Your How to Get Pregnant Guide: Getting Pregnant

You are here! You have made the choice to try to conceive. Your motherhood journey begins now, mama. We will be with you every step of the way. But first: Do you know how it works? If what you remember from sex ed class is a little fuzzy, we’ve got you. Brushing up on the basics of your menstrual cycle can help you better pinpoint your ovulation window and time sex accordingly.

And just like preparing for any major life change, there are steps to take before you start to increase your chances of getting pregnant, such as prioritizing your and your partner’s health. (Yes, sperm health also plays a big role in getting pregnant.)

Finally, we’ll get into some myths about conception—providing A’s to all your Q’s. Plus, how to handle the two-week wait, or the time between conception and when you can take a pregnancy test, with tips from doctors and moms who’ve been there. Remember, you are not alone.

Are you planning a pregnancy? Get familiar with your menstrual cycle

Understanding your menstrual cycle is key when trying to conceive. Sure, you already know how babies are made, but identifying your ovulation window (it’s different for everyone!) means you can effectively time sex to ensure sperm are there to meet the egg when it arrives.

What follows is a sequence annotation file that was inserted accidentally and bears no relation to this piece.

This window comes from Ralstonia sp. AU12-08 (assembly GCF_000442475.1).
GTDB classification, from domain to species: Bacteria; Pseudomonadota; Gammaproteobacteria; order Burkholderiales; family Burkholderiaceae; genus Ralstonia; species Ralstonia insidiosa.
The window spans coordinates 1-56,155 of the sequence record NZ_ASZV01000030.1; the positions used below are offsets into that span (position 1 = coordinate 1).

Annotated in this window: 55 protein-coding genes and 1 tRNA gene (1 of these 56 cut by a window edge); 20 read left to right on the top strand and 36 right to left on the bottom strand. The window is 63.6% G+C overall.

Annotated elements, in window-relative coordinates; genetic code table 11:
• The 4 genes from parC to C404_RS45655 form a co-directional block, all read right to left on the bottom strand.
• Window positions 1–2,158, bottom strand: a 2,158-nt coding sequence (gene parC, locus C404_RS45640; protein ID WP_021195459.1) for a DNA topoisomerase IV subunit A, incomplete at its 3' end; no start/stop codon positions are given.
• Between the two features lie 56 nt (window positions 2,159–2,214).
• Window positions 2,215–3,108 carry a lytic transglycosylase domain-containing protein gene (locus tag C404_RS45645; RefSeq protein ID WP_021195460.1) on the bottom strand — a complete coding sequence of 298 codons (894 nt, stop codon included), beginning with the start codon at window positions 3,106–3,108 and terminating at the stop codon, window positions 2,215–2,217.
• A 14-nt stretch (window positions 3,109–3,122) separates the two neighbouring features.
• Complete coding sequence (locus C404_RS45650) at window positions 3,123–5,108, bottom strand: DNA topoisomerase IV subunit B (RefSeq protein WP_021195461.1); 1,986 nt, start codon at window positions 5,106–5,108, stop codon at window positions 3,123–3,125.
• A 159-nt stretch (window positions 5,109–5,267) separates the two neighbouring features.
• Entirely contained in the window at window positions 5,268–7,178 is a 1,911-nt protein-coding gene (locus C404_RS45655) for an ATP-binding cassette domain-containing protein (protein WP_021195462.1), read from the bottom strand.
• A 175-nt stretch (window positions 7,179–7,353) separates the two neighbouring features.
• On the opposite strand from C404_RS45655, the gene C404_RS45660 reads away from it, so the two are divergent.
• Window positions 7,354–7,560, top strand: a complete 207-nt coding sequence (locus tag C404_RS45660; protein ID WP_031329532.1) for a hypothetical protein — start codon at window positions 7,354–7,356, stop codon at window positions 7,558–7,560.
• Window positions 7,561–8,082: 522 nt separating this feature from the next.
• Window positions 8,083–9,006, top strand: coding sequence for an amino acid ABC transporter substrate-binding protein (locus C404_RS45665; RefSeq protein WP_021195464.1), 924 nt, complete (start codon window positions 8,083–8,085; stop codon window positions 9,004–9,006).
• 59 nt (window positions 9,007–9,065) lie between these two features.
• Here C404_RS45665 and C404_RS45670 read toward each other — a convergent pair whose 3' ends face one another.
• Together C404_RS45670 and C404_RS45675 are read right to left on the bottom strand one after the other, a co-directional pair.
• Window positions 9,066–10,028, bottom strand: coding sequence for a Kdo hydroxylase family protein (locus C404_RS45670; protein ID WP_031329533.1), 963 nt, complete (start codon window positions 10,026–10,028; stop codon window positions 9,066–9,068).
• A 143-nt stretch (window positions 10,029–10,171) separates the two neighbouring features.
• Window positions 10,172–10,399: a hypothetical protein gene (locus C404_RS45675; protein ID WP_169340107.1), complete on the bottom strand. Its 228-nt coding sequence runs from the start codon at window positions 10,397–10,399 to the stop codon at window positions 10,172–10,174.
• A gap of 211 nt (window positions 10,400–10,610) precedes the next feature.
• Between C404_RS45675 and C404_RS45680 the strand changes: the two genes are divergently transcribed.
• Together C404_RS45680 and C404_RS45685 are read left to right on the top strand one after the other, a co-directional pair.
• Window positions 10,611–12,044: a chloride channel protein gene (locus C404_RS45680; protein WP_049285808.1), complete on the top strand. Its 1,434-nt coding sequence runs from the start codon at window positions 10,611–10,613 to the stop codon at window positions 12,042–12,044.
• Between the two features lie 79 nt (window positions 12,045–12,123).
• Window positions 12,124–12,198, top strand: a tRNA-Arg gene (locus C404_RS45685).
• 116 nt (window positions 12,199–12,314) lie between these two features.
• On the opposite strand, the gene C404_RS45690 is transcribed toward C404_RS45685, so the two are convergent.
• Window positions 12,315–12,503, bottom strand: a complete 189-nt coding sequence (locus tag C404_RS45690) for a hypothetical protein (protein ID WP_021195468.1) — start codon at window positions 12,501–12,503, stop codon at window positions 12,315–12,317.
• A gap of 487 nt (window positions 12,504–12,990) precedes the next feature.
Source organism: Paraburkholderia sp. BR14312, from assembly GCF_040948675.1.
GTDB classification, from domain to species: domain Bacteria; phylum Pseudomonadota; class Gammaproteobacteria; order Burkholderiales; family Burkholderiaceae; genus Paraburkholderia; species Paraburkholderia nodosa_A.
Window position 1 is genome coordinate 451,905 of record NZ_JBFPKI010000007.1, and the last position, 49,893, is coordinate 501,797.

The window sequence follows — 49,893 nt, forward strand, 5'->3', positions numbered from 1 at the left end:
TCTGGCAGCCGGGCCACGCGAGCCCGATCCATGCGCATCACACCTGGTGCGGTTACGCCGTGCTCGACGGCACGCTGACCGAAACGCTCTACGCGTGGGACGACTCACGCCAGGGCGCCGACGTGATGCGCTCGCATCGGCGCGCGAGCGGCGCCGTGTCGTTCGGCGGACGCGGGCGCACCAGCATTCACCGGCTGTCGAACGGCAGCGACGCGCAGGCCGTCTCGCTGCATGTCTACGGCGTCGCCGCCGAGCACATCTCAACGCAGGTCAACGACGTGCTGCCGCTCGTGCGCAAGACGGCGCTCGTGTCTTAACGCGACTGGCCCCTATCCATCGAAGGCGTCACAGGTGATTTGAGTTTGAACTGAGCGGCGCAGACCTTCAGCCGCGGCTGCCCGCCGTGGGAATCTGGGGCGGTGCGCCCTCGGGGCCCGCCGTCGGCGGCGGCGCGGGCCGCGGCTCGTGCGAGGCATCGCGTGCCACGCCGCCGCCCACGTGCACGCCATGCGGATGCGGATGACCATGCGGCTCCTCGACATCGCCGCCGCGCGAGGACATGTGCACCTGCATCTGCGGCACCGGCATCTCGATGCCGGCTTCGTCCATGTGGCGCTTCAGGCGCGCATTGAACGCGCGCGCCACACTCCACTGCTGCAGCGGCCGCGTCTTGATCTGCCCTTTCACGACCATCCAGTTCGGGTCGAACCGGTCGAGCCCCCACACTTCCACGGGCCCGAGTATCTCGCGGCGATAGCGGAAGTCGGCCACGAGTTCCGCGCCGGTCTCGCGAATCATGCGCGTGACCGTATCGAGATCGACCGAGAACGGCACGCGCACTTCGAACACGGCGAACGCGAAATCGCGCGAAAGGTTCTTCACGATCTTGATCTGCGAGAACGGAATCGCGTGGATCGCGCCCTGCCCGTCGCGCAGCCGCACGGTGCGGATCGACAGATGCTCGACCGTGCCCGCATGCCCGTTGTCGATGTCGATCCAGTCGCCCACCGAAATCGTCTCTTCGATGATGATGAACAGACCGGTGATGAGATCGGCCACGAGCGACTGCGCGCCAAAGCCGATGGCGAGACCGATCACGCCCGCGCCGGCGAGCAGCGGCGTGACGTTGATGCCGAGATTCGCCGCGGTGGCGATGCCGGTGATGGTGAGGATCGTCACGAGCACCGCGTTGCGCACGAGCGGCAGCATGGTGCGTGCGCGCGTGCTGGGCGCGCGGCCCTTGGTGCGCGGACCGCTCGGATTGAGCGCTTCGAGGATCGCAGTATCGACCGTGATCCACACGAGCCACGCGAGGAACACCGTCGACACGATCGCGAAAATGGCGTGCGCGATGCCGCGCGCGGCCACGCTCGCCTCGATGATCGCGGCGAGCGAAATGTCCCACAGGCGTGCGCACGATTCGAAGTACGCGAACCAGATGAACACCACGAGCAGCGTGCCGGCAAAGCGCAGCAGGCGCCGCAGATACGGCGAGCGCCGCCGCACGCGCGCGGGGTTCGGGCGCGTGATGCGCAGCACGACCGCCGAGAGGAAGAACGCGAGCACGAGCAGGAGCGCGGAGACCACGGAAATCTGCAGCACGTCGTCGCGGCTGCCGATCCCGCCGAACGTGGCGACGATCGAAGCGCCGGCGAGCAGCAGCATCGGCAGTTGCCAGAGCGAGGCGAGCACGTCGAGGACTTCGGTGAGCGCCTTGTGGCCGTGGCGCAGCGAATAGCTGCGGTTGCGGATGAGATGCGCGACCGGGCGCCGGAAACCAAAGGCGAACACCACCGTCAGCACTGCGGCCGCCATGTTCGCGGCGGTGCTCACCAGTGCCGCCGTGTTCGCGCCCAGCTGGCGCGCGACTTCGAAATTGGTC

Getting an idea of ​​the process of how your body makes a baby now can alleviate any confusion and frustration that may arise before you get too far down the line.

Read more: The real chance of getting pregnant each month

The menstrual cycle consists of two interacting and overlapping cycles: one happens in the ovaries and one in the uterus. You can only get pregnant when an egg is released, known as ovulation. But here’s the kicker: Depending on when that egg is released, it could be during any part of those overlapping cycles. Which means, yes, you can technically get pregnant on your period. (We know, we know!).

The phases of the menstrual cycle:

The ovaries are controlled by the follicular phase and luteal phase; the uterus is governed by the period, proliferative phase and secretory phase.

Menstruation: The period, which is the normal shedding of the uterine lining (endometrium) and blood through the cervix and vagina, usually lasts 5 to 8 days.

Follicular phase: The time between the first day of your period and when the egg is released from the ovaries during ovulation, which usually lasts between 10 and 22 days.

Proliferative phase: During this phase, the uterine lining will build up again in preparation to house an egg, should it be fertilized.

Ovulation: The act of an egg being released from the ovary into the fallopian tube. Ovulation usually occurs in the middle of the cycle, usually 13 to 15 days before menstruation.

Luteal phase: The time after ovulation, in which the body begins to produce more progesterone to prepare for a possible pregnancy. This is the time when typical PMS symptoms can strike.

Secretory phase: In the uterus, the endometrium will begin to secrete chemicals to either support a pregnancy or begin to break down the lining for shedding during the period.